Aquatic Ecology Research Climate Change and freshwater ecosystems
Climate change and freshwater ecosystems
Climate Change will have severe impacts on structure and function of rivers, lakes and wetlands.
Within a large EU-funded project (www.eurolimpacs.ucl.ac.uk) we focus on the relation between climate, discharge dynamics, habitat and assemblage composition in rivers and on indicator organisms for assessing the impact of climate change on freshwater biota.
More variable discharge, which is supposed to be a consequence of climate change in many European ecoregions, may contribute to the development of multiple-channel patterns in mountain streams. By means of pairwise comparison of river sections characterized by multiple- and single-channel patterns we investigate the effects on hydromorphology, fish, benthic and riparian invertebrates.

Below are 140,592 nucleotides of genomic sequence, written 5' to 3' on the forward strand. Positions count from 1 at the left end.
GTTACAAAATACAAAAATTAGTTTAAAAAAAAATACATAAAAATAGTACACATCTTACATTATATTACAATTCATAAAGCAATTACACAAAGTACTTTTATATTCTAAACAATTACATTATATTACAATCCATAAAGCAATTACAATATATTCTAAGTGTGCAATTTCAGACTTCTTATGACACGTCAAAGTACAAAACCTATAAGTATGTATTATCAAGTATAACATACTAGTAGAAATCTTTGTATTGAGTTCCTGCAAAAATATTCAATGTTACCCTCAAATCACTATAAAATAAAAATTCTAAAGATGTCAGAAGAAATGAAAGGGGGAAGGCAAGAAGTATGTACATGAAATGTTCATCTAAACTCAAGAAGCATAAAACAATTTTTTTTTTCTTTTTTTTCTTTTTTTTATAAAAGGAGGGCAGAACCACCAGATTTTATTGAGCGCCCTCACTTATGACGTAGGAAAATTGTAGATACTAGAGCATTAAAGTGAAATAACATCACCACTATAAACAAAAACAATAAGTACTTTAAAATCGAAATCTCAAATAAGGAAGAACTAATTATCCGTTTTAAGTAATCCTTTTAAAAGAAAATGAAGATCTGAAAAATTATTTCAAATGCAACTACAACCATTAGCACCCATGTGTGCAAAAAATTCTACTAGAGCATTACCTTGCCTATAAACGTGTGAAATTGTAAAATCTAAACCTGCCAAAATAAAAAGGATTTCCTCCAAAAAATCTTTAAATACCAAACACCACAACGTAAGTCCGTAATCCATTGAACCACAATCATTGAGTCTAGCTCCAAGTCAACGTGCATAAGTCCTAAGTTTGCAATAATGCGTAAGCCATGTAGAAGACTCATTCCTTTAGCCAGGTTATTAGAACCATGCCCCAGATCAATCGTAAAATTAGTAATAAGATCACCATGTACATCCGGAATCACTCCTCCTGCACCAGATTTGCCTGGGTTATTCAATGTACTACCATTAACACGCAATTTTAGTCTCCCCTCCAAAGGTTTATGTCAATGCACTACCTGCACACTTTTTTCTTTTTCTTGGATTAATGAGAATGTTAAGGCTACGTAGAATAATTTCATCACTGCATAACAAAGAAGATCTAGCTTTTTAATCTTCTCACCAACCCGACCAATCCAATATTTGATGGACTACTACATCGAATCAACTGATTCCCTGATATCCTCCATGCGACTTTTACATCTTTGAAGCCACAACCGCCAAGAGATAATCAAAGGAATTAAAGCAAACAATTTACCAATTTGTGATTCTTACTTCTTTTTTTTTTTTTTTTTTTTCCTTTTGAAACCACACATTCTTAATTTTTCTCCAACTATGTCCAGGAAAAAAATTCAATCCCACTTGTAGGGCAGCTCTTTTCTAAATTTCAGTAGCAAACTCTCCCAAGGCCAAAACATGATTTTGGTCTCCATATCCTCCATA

Similarly, we compare river stretches heated by power plants to unimpacted sections, to predict the impact of increasing water temperatures on river assemblages. We also consider parasites of aquatic organisms, as their life cycles are temperature dependent, to predict the impact of climate change on parasite infection intensity. Moreover, parasite are able to interfere with host’s protection mechanisms against increasing temperatures.